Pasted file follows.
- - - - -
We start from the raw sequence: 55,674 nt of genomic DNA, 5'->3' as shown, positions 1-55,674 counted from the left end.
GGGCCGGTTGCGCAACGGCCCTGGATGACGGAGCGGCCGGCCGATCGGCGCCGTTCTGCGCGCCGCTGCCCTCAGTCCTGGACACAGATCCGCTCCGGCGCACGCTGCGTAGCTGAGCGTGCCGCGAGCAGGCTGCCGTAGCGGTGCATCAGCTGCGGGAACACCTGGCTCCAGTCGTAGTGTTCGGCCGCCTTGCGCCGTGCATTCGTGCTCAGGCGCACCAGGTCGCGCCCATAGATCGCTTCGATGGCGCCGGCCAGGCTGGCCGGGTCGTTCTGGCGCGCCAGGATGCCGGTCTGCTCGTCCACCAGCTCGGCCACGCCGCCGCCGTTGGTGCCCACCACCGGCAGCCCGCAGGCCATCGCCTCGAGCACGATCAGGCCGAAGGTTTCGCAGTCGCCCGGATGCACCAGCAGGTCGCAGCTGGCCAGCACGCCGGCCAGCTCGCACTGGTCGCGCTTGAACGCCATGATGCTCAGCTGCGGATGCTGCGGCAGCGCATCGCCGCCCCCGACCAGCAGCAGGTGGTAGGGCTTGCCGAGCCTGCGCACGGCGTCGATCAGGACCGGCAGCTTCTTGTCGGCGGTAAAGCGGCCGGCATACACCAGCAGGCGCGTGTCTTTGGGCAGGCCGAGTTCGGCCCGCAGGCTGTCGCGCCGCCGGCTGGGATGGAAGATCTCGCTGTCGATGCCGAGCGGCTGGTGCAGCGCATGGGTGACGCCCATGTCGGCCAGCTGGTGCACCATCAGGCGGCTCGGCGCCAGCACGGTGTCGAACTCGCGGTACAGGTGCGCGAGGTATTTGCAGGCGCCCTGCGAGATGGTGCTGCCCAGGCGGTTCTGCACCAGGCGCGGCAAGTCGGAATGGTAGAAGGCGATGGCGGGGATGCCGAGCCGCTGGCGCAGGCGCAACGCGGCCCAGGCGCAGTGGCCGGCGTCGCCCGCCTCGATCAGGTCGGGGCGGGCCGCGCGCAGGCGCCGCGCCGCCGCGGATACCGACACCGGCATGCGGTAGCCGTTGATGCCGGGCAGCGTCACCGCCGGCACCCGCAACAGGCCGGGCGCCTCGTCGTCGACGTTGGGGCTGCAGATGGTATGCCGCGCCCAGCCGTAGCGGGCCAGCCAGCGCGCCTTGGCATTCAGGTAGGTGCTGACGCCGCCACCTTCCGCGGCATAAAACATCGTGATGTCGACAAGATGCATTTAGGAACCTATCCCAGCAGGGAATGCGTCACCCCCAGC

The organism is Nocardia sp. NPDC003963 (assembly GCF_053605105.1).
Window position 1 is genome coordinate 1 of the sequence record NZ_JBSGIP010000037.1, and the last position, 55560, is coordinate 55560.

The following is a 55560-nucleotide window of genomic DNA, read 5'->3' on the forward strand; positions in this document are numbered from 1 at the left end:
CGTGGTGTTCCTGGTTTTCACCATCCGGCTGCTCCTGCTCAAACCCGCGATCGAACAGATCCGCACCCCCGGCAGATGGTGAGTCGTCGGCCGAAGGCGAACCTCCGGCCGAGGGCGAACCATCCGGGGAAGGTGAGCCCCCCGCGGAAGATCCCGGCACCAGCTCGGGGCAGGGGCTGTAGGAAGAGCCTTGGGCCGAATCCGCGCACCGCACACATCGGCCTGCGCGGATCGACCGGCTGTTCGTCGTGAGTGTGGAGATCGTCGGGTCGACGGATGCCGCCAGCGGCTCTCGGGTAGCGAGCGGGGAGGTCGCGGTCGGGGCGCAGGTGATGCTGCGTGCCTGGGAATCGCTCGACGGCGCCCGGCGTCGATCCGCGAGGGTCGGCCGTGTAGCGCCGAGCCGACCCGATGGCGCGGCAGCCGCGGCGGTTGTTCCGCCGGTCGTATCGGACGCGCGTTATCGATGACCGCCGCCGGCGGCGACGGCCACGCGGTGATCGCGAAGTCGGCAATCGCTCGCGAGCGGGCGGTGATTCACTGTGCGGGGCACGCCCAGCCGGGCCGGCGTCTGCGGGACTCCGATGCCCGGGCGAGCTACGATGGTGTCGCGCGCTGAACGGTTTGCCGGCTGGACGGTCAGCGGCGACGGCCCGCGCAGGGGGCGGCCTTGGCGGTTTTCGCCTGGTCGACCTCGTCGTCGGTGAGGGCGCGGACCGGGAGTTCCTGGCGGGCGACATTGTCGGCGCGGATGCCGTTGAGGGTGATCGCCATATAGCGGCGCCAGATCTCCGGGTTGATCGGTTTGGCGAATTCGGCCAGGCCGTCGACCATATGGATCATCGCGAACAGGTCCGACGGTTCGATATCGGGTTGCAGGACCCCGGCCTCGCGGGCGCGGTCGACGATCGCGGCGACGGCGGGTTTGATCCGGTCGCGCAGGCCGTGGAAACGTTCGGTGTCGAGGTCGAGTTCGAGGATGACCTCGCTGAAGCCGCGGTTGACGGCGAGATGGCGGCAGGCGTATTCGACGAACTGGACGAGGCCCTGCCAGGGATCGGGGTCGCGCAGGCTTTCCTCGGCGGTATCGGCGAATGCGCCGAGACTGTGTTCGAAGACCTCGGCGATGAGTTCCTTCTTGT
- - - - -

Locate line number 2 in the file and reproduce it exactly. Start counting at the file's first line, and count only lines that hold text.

GGGCCGGTTGCGCAACGGCCCTGGATGACGGAGCGGCCGGCCGATCGGCGCCGTTCTGCGCGCCGCTGCCCTCAGTCCTGGACACAGATCCGCTCCGGCGCACGCTGCGTAGCTGAGCGTGCCGCGAGCAGGCTGCCGTAGCGGTGCATCAGCTGCGGGAACACCTGGCTCCAGTCGTAGTGTTCGGCCGCCTTGCGCCGTGCATTCGTGCTCAGGCGCACCAGGTCGCGCCCATAGATCGCTTCGATGGCGCCGGCCAGGCTGGCCGGGTCGTTCTGGCGCGCCAGGATGCCGGTCTGCTCGTCCACCAGCTCGGCCACGCCGCCGCCGTTGGTGCCCACCACCGGCAGCCCGCAGGCCATCGCCTCGAGCACGATCAGGCCGAAGGTTTCGCAGTCGCCCGGATGCACCAGCAGGTCGCAGCTGGCCAGCACGCCGGCCAGCTCGCACTGGTCGCGCTTGAACGCCATGATGCTCAGCTGCGGATGCTGCGGCAGCGCATCGCCGCCCCCGACCAGCAGCAGGTGGTAGGGCTTGCCGAGCCTGCGCACGGCGTCGATCAGGACCGGCAGCTTCTTGTCGGCGGTAAAGCGGCCGGCATACACCAGCAGGCGCGTGTCTTTGGGCAGGCCGAGTTCGGCCCGCAGGCTGTCGCGCCGCCGGCTGGGATGGAAGATCTCGCTGTCGATGCCGAGCGGCTGGTGCAGCGCATGGGTGACGCCCATGTCGGCCAGCTGGTGCACCATCAGGCGGCTCGGCGCCAGCACGGTGTCGAACTCGCGGTACAGGTGCGCGAGGTATTTGCAGGCGCCCTGCGAGATGGTGCTGCCCAGGCGGTTCTGCACCAGGCGCGGCAAGTCGGAATGGTAGAAGGCGATGGCGGGGATGCCGAGCCGCTGGCGCAGGCGCAACGCGGCCCAGGCGCAGTGGCCGGCGTCGCCCGCCTCGATCAGGTCGGGGCGGGCCGCGCGCAGGCGCCGCGCCGCCGCGGATACCGACACCGGCATGCGGTAGCCGTTGATGCCGGGCAGCGTCACCGCCGGCACCCGCAACAGGCCGGGCGCCTCGTCGTCGACGTTGGGGCTGCAGATGGTATGCCGCGCCCAGCCGTAGCGGGCCAGCCAGCGCGCCTTGGCATTCAGGTAGGTGCTGACGCCGCCACCTTCCGCGGCATAAAACATCGTGATGTCGACAAGATGCATTTAGGAACCTATCCCAGCAGGGAATGCGTCACCCCCAGC